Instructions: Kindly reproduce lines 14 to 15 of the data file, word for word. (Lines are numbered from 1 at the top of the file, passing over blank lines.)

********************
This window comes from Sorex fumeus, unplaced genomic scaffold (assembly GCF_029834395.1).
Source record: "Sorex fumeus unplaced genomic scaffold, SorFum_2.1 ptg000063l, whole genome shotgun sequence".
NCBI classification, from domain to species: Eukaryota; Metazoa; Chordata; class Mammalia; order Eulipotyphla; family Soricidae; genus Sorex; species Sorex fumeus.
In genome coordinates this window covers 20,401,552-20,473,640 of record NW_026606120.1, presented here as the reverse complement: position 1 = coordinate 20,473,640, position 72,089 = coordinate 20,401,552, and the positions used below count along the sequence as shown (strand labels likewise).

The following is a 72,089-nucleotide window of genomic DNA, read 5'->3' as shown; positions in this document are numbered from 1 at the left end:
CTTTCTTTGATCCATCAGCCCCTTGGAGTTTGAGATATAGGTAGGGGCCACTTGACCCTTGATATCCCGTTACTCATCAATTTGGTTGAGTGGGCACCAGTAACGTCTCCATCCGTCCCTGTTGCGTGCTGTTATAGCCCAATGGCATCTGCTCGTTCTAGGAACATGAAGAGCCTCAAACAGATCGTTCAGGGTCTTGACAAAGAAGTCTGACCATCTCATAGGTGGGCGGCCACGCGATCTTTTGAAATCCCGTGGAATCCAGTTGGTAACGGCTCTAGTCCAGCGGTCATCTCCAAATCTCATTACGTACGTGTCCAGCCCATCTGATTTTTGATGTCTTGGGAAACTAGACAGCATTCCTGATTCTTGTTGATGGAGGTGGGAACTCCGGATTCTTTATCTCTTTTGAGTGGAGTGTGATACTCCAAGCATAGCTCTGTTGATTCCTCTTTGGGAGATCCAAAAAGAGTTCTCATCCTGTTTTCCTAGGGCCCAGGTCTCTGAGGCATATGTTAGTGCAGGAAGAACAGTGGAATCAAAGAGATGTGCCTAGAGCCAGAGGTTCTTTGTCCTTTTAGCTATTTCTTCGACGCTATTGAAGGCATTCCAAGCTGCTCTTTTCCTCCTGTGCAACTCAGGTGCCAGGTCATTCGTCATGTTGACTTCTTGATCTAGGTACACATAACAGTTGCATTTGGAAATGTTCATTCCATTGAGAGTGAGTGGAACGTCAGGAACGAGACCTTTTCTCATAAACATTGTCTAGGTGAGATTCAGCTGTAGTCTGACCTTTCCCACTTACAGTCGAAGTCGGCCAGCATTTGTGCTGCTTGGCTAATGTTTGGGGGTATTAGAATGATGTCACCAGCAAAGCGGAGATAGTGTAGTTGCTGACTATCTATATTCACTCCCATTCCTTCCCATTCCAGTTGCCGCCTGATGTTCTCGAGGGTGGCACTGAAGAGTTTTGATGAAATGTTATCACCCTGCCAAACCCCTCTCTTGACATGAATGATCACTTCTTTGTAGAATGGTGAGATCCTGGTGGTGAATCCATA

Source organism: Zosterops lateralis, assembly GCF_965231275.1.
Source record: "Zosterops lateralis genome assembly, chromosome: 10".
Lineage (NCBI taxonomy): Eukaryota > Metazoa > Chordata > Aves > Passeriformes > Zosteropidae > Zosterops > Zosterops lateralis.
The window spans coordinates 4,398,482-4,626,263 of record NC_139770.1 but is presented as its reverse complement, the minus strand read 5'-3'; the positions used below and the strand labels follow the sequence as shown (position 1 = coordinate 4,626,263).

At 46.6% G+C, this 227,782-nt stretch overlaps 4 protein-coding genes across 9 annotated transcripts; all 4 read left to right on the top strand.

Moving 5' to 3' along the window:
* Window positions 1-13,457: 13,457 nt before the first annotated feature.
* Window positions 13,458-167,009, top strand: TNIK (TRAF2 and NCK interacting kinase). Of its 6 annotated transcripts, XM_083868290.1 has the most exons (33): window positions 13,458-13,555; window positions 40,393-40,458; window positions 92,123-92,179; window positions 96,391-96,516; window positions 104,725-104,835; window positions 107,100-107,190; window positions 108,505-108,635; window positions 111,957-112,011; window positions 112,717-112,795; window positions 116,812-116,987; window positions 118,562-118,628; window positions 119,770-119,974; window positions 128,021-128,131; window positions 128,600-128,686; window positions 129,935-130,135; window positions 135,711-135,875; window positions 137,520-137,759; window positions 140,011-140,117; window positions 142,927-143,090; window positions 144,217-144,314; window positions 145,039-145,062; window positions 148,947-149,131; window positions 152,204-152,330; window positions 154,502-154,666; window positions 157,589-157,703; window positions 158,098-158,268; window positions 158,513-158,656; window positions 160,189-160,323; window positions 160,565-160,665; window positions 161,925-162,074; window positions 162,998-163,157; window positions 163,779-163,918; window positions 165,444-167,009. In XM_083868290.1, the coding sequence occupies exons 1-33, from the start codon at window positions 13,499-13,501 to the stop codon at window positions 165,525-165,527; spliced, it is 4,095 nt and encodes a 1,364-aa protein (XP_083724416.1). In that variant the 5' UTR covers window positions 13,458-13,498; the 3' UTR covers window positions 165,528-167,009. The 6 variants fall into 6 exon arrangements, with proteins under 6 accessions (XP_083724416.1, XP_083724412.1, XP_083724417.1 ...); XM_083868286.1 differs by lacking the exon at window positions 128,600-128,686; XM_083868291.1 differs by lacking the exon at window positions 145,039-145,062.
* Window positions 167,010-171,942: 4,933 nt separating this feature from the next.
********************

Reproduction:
* Window positions 13,458-167,009, top strand: TNIK (TRAF2 and NCK interacting kinase). Of its 6 annotated transcripts, XM_083868290.1 has the most exons (33): window positions 13,458-13,555; window positions 40,393-40,458; window positions 92,123-92,179; window positions 96,391-96,516; window positions 104,725-104,835; window positions 107,100-107,190; window positions 108,505-108,635; window positions 111,957-112,011; window positions 112,717-112,795; window positions 116,812-116,987; window positions 118,562-118,628; window positions 119,770-119,974; window positions 128,021-128,131; window positions 128,600-128,686; window positions 129,935-130,135; window positions 135,711-135,875; window positions 137,520-137,759; window positions 140,011-140,117; window positions 142,927-143,090; window positions 144,217-144,314; window positions 145,039-145,062; window positions 148,947-149,131; window positions 152,204-152,330; window positions 154,502-154,666; window positions 157,589-157,703; window positions 158,098-158,268; window positions 158,513-158,656; window positions 160,189-160,323; window positions 160,565-160,665; window positions 161,925-162,074; window positions 162,998-163,157; window positions 163,779-163,918; window positions 165,444-167,009. In XM_083868290.1, the coding sequence occupies exons 1-33, from the start codon at window positions 13,499-13,501 to the stop codon at window positions 165,525-165,527; spliced, it is 4,095 nt and encodes a 1,364-aa protein (XP_083724416.1). In that variant the 5' UTR covers window positions 13,458-13,498; the 3' UTR covers window positions 165,528-167,009. The 6 variants fall into 6 exon arrangements, with proteins under 6 accessions (XP_083724416.1, XP_083724412.1, XP_083724417.1 ...); XM_083868286.1 differs by lacking the exon at window positions 128,600-128,686; XM_083868291.1 differs by lacking the exon at window positions 145,039-145,062.
* Window positions 167,010-171,942: 4,933 nt separating this feature from the next.